by Chris Antonette P. Pugay
      On 8 December 1941 (7 December, 2:30 a.m. US time), Pearl Harbor was attacked by the Japanese warplanes, which prompted the United States to declare war against Japan.  The attack of Pearl Harbor was initiated by the severed ties between the two countries after Japan tried to establish a hold in Indochina and US responded by freezing Japanese assets in US and placing an oil and iron scrap embargo on Japan.

      The first Japanese strikes in the Philippines began as early as the next day.  Bombardment targets were Nichols Field, Cavite Navy Yard, City of Manila and Fort McKinley.  It was followed by simultaneous landings by the invasion forces headed by Lt. Masaharu Homma in Lingayen, Davao, Atimonan and Mauban.  On the 10th, the Japanese troops landed in Vigan and immediately advanced to Laoag.  During those trying times, Ilocos Norte was headed by Gov. Roque, Ablan, a young and fierce leader, known for designing vast changes and developments in the said province.

     When the Japanese authorities called for the cooperation of Ilocano leaders after they landed in Vigan, Ablan vehemently refused to neither collaborate nor extend any form of services to those whom he perceived as enemies.  Instead he left Laoag to avoid arrest and transferred his government in a remote barrio near the boundaries of Ilocos and Apayao.  In here, Ablan formed the nucleus of his guerilla organization, later to become known as Governor’s Guerilla Unit (and eventually with Feliciano Madamba in the picture, became Ablan-Madamba Guerilla Unit).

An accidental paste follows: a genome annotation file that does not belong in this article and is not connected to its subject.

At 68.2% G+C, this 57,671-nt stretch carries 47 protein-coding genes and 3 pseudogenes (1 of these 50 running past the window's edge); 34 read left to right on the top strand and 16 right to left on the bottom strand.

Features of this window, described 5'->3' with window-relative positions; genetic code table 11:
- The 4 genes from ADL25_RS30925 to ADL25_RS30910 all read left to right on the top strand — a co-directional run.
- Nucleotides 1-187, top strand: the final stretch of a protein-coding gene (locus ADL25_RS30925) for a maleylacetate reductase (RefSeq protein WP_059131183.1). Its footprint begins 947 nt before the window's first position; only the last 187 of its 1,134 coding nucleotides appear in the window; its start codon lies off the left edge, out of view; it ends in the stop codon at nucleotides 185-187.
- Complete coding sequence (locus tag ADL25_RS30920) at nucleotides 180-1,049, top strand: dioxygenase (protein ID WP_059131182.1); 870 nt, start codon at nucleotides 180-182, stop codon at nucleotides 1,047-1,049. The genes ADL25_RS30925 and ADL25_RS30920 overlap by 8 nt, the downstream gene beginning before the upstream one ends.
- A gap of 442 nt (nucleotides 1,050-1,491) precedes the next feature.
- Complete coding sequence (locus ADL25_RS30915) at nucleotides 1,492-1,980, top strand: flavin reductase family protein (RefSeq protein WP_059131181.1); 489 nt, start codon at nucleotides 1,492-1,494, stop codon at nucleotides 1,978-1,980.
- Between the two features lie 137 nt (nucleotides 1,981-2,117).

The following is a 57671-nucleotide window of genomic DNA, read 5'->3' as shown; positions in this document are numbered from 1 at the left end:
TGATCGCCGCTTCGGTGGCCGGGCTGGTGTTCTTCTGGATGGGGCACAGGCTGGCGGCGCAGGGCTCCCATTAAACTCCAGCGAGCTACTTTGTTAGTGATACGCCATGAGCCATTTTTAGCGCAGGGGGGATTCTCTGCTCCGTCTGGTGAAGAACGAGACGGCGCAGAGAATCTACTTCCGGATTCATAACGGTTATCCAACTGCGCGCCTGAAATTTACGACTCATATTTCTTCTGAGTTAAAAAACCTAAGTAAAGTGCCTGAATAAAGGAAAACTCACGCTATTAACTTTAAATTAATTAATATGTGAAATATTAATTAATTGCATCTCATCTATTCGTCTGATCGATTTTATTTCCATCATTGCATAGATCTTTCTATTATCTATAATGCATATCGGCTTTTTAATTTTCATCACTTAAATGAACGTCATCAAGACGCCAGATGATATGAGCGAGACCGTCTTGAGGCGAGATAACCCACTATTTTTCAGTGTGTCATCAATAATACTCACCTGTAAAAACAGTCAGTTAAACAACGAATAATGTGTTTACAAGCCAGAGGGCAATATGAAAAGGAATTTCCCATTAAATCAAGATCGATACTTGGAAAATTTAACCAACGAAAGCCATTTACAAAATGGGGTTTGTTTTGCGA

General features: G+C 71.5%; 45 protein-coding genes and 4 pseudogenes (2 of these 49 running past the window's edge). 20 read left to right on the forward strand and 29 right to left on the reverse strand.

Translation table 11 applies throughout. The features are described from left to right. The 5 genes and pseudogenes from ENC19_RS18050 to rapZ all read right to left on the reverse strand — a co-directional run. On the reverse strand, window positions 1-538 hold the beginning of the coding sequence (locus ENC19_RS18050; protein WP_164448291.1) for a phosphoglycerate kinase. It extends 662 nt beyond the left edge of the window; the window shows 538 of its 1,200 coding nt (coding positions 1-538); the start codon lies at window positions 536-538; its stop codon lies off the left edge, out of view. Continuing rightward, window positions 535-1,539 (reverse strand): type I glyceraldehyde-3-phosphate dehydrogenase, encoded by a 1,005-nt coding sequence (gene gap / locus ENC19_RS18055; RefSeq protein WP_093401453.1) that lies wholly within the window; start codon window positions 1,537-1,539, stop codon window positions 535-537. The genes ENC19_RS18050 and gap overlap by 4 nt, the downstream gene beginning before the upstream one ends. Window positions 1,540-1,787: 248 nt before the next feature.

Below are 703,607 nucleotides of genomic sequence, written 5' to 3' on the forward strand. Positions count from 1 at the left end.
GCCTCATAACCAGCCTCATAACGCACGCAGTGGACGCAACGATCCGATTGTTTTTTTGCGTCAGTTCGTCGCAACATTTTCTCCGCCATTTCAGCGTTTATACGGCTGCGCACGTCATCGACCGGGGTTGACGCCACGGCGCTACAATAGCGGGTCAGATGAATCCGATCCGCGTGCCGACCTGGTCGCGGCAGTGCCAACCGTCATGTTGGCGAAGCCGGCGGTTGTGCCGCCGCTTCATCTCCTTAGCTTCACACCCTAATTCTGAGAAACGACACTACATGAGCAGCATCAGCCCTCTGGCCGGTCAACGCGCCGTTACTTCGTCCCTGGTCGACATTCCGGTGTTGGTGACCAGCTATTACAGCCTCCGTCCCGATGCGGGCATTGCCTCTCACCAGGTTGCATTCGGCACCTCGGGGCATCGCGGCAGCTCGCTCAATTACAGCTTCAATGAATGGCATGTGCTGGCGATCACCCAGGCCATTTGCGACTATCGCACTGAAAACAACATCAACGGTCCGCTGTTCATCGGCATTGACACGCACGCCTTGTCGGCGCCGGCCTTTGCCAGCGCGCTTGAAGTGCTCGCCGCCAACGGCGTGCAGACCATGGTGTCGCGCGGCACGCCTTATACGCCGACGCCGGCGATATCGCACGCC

By mid-January of 1942, Ablan had the chance to meet Lt. Feliciano Madamba, USAFFE Officer from Nueva Era who was then stinging from the defeat of the 11th Infantry in La Union and Pangasinan fronts.  For a common purpose, that was liberation, the two teamed up, thus the Ablan-Madamba Guerilla Unit was finally born.

       In 27 January 1942, the Ablan-Madamba unit went to Solsona where they uncovered   rifles and weapons.  The next day, their newly formed team-up was put into test when they successfully ambushed two truckloads of Japanese soldiers heading to Banna for patrolling.  In the said encounter, sixty Japanese were killed and several of them were wounded.  In retaliation, the Japanese burned houses of prominent people in Solsona the succeeding day.

      During the height of the struggles, Ablan was able to contact President Manuel Quezon in Washington D.C twice using a radio.  In their first communication, Ablan reported to the Quezon that in spite of the trying and tough situations, Filipinos remained loyal to the Philippine government and that of United States.  On the second time, Ablan requested P100, 000 from Quezon to finance government machinery and for the payment of employees.  However, transmission of money was not that easy, thus, Quezon ordered Ablan to issue “emergency notes previously authorized by Ablan’s provincial expenditures.”